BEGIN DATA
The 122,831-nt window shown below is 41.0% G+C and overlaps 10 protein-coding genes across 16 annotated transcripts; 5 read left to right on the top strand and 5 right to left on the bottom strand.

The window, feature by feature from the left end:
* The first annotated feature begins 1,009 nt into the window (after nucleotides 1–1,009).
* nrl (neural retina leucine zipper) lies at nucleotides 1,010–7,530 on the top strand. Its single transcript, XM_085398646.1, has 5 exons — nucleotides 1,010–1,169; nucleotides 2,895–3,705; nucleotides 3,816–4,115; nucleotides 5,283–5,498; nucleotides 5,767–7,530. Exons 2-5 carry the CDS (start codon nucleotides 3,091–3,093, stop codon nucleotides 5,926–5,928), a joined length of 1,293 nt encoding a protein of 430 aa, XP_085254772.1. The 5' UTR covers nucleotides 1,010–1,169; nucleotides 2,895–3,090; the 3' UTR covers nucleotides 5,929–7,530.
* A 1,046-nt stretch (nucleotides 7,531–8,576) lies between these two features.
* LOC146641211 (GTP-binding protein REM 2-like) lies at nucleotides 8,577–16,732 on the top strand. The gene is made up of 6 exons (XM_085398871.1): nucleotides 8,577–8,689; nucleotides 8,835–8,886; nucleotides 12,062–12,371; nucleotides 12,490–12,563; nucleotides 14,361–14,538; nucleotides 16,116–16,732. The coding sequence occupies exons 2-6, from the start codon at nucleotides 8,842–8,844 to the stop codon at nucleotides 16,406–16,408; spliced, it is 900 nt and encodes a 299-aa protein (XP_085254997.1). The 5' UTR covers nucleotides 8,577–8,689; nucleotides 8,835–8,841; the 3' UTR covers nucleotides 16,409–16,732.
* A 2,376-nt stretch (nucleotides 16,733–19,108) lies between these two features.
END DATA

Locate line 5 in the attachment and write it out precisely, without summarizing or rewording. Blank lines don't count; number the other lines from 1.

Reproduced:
* A 1,046-nt stretch (nucleotides 7,531–8,576) lies between these two features.